Our mind tends to focus automatically on what we are surrounded by. Today, we are not walking behind a mule, plowing the ground, and listening to the birds as we plow; or putting seeds in the ground, watching them come up, and eating the products of what God has made possible by His laws and by the fact that He continues to provide for His Creation. He sends the rain, and He brings forth the fruit. If we do not have contact with God's creation, we very quickly begin to have our minds surrounded by other things, and we are then cast adrift because of paying attention to those things.

In addition to that, we have been spiritually trained by this Protestant society not to regard a day as belonging to God, but rather to use time for our own pleasure as though it all belonged to us. And if we have been taught at all, we have been taught the wrong day.

It seems that we do not have enough time for God, even though we literally have just as much time as Peter, James, John, Philip, and all of the ancients besides them. How much time does a working mother have today for a good spiritual life after giving her time and energies to her employer and then returning home and doing her responsibilities there? How much time does a father holding two jobs, or working as much overtime as he can, or working plus going to school at night in order to get ahead (in order to afford all of the finer things of life) have for God? How much energy does this mother and father have at the end of the week?

All of us are pressured and victimized by this insane system that Satan has put together. But few of us have much excuse for not using Sabbath time in the way that God intended that it be used.

John W. Ritenbaugh
The Fourth Commandment (Part 4)



Genesis 2:1-3

As the sixth day ended, the creation week was not yet complete. One more day and a major blessing remained to be given to mankind to aid it in accomplishing God's purpose for all.

God created the Sabbath by resting on it and sanctified it as a blessing for mankind to observe in a similar fashion. God did not need to rest because He had grown tired, as we humans do (Isaiah 40:28; see Psalm 121:4). He rested as an example to us, showing what we must do on the seventh day, as well as to sanctify it as a special day to accomplish His purposes in creating us.

He did not do this for any other day. The Sabbath is part of the Ten Commandments, and as nearly the middle commandment, functions as a bridge between the law's two parts. It is the only one of the ten directly mentioned in the Edenic covenant.

Why has observance of this day fallen into such disrepute? It is not only disregarded by most, but even hated within some circles of the “Christian” world, as if keeping it is a curse. Though many do not necessarily hate it, they make no effort to observe it despite God singling the seventh day out as different from the other six days. The reason for this disregard is that, because it is so vital to our Creator's overall purpose, Satan has gone to great lengths to obscure its value.

Jesus states unequivocally in Mark 2:27, “The Sabbath was made for man, and not man for the Sabbath.” The Sabbath, a special creation, was made for the benefit of mankind. He did not make it only for the Israelites, who did not even exist when He created it. Jesus uses “man” here to stand for all humanity beginning with Adam and Eve. Jesus would certainly understand this, as He was the One who created the day for mankind (Colossians 1:15-19).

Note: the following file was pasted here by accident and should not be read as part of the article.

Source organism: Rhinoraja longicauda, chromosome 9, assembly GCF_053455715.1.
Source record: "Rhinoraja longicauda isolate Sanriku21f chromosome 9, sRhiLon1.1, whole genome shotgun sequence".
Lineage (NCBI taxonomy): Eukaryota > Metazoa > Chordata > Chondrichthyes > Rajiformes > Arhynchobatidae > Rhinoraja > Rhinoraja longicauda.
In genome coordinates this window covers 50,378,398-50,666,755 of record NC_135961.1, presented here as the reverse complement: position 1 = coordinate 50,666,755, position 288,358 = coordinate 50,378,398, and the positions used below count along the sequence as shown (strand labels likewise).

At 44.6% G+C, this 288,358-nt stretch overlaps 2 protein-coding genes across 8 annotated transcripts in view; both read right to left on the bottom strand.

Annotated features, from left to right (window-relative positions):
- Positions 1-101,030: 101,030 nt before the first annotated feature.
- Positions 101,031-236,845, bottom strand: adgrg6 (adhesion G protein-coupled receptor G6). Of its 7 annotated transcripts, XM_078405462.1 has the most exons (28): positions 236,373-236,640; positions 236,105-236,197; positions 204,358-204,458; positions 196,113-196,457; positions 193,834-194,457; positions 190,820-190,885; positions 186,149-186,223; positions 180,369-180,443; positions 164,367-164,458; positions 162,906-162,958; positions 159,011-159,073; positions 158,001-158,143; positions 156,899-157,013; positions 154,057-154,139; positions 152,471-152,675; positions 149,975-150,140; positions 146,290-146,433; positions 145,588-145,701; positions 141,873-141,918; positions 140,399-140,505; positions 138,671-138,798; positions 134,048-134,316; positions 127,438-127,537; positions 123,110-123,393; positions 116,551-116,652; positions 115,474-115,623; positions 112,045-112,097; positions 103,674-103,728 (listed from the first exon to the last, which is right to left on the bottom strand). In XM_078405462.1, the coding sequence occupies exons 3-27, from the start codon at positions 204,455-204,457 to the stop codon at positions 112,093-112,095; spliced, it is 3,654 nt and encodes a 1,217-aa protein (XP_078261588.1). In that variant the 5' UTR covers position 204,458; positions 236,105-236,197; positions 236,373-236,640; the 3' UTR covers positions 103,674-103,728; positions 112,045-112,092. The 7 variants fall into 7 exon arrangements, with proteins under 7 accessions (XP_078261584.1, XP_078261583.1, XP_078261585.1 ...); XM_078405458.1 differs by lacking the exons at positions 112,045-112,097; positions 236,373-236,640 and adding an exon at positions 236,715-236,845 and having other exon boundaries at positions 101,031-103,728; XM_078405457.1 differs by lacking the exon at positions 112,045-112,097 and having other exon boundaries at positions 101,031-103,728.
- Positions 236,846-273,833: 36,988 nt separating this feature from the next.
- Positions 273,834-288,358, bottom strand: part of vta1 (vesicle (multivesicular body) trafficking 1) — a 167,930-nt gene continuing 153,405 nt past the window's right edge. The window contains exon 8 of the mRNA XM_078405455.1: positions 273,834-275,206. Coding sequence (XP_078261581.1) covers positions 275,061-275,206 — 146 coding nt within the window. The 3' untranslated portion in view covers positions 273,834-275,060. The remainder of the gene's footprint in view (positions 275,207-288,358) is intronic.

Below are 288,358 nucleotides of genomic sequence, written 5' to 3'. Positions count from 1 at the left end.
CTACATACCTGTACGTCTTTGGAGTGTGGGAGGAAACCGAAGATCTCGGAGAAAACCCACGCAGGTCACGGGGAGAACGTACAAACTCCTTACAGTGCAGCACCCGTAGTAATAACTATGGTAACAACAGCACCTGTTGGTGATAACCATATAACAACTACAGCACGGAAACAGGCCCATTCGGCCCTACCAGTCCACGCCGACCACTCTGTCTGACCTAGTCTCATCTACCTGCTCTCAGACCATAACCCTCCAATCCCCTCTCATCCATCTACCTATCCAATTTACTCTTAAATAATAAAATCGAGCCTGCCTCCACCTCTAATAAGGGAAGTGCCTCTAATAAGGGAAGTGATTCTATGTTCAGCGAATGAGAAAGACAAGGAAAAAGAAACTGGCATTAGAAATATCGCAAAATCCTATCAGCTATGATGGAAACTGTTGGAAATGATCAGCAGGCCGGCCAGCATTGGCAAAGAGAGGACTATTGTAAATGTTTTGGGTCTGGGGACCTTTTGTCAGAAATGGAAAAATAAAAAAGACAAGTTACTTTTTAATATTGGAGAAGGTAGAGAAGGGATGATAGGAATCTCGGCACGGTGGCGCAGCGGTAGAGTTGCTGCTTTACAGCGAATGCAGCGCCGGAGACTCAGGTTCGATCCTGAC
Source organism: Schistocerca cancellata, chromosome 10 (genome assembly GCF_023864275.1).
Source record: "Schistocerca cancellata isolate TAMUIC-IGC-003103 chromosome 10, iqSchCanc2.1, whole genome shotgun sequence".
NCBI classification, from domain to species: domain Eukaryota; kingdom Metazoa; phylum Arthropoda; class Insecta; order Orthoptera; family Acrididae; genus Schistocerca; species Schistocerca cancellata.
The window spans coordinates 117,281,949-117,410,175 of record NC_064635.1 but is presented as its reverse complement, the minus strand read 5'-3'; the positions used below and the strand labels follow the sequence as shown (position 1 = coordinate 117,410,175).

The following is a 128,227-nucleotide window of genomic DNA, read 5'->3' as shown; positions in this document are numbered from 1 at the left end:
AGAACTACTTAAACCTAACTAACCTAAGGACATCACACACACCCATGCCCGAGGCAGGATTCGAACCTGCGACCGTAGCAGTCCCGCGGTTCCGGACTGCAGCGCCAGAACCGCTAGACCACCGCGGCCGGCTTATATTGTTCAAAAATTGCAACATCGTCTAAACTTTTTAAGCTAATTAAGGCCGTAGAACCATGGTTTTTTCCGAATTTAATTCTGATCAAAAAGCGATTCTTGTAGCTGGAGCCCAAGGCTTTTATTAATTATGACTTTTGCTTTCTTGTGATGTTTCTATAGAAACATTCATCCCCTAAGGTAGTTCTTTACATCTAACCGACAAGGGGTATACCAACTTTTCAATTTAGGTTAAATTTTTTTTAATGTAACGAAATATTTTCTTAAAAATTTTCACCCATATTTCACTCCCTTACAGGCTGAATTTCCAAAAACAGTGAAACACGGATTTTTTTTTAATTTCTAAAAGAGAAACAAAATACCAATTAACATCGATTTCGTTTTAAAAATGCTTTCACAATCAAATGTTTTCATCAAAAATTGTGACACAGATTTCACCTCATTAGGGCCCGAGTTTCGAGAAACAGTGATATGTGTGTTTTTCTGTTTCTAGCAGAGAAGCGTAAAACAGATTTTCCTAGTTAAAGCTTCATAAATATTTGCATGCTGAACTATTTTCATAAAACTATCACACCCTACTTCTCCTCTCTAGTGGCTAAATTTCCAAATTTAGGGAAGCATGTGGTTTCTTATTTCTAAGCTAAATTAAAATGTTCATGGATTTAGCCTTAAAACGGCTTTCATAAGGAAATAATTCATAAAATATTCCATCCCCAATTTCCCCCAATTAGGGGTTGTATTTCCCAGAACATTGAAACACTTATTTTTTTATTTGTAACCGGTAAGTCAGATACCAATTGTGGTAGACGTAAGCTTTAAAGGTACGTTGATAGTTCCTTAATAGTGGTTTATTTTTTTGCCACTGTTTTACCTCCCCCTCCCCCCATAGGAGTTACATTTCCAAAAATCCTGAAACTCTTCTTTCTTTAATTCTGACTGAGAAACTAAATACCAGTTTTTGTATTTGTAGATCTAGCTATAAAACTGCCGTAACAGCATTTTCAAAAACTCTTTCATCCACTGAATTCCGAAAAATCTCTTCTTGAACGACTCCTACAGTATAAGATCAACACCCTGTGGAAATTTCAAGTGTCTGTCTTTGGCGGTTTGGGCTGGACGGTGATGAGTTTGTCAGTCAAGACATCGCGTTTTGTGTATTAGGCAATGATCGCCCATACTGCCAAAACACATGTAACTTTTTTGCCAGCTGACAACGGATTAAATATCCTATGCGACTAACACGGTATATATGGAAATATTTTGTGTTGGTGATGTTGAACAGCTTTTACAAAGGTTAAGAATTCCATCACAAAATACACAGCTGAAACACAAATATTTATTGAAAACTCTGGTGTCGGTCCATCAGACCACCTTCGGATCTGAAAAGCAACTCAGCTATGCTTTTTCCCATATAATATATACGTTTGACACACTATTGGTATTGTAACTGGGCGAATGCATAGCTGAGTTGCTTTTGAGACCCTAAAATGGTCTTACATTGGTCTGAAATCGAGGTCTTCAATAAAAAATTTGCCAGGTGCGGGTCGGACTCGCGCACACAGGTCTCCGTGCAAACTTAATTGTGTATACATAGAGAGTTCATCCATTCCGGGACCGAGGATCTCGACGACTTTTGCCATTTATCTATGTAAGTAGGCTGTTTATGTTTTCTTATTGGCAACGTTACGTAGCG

God specifically identifies Himself with no other day of the week. In Ezekiel 20:12-24, He specifically calls them “My Sabbaths” six times. He does not refer to them as belonging to Israel but to Himself. He also identifies Himself with those who keep the day, and explicitly establishes non-observance of the Sabbath as sin (Exodus 31:12-17)—and the wages of sin is death (Romans 6:23)!

John W. Ritenbaugh
Leadership and Covenants (Part Five)



Genesis 2:1-3

Creation was not yet complete! As a memorial of His great creation, God created the Sabbath by resting on the seventh day (Genesis 2:1-3). Like placing a capstone on everything He had made, God's creation of the Sabbath serves as a continual reminder that He is the great Creator. The Sabbath is a great blessing to mankind (Mark 2:27), as it keeps us constantly aware that God's greatest work is not the completed, physical creation but the ongoing, spiritual creation of Himself in us.

Earl L. Henn (1934-1997)
Genesis 1: Fact or Fiction?



Genesis 2:2-3

It was Christ, as the God of the Old Testament, who actually created the Sabbath (John 1:1-3). It is a sign that identifies God's people just as a sign identifies a business or a street. Notice also that this covenant, made after the ratification of the Old Covenant, bound the Sabbath as a "perpetual covenant" upon God's people. Since the Sabbath has been in force from Creation, it is not just for the Jews, but for the foreigner and all mankind as well. All who keep the Sabbath properly are blessed.

Martin G. Collins
The Fourth Commandment



Genesis 2:3

God did this to no other day! The Sabbath day is blessed. The Bible clearly shows a blessing to be something given or conferred to bring a person a fuller and more abundant life. The blessing may be monetary, but it elevates the person's life. The blessing may be something spiritual such as forgiveness of sin or illumination of the mind to truth. The person begins to be liberated, and his life begins to fill with the right things.

We can begin to see God's purpose in blessing the Sabbath. The purpose of the Sabbath is to bring a person - and everyone eventually - to a more abundant life, to liberate him from whatever holds him in bondage. The Sabbath is the day of liberation, of liberty, of freedom.